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What is your ideal Stanley Cup playoff format? (PHT Roundtable)

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The big topic of discussion this week in the hockey world was Pierre LeBrun’s article over at The Athletic about NHL general managers being in favor of expanding the Stanley Cup playoff field. Shocking, right? GMs all on board with increasing their chances of getting into the dance, thereby being able to make themselves look better with a playoff appearance on their record.

“More playoff teams [equals] more fan bases with the pleasure of experiencing the playoffs [which equals] more revenue for owners/players to share [which equals] more meaningful games for national rights holders [which equals] more GM/head coaches who can say they made the playoffs and hopefully keep their jobs [less turnover],” one GM told LeBrun.

[The 2018 NHL Stanley Cup playoffs begin April 11 on the networks of NBC]

The NHL went to its current playoff format in 2013 with the top three teams in each division and two wild cards qualifying for the postseason. But there’s been a growing appetite for change.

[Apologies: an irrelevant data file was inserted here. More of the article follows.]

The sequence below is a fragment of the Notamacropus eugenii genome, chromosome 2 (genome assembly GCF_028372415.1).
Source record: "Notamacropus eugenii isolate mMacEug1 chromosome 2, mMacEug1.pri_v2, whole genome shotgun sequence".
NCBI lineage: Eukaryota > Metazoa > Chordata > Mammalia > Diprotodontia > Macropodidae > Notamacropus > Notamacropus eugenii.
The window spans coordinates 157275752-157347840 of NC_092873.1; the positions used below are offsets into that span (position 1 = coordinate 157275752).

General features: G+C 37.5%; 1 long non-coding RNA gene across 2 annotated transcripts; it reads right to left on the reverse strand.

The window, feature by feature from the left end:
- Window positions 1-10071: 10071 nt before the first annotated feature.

The PHT staff sat down and discussed our ideal playoff formats, whether the NHL should expand the field and should play-in games be part of the postseason fun.

1. What does your ideal playoff format look like?

SEAN LEAHY: If the distances weren’t so vast in some cases, I’d love to see a straight 1 vs. 16, 2 vs. 15, etc. format where the conferences do not matter. A Florida-Vancouver first-round matchup wouldn’t be idea travel-wise, so I understand the hesitancy.

I’m fine with going back to the 1 v. 8, 2 v. 7 format within each conference, but taking away the reward of an automatic No. 2 seed for a division winner. Going by the current standings, it’s looking like the Metropolitan Division winner will be the No. 2 seed under the previous playoff format. I would rather the Metro winner grab their true place in the Eastern Conference standings, thereby not punishing someone the Boston Bruins, who will likely finish ahead of that team. The Metro winner would be rewarded with home-ice in Round 1, not a higher seed should that be the case.

You’ll still get interesting matchups in the 1 v. 8, 2 v. 7 format, and once in a while you’ll get a rivalry like a New York-New York, Pittsburgh-Philadelphia, Chicago-St. Louis, LA-Anaheim-San Jose. It also won’t punish teams for playing in a strong division in any given year (Hello, Atlantic!)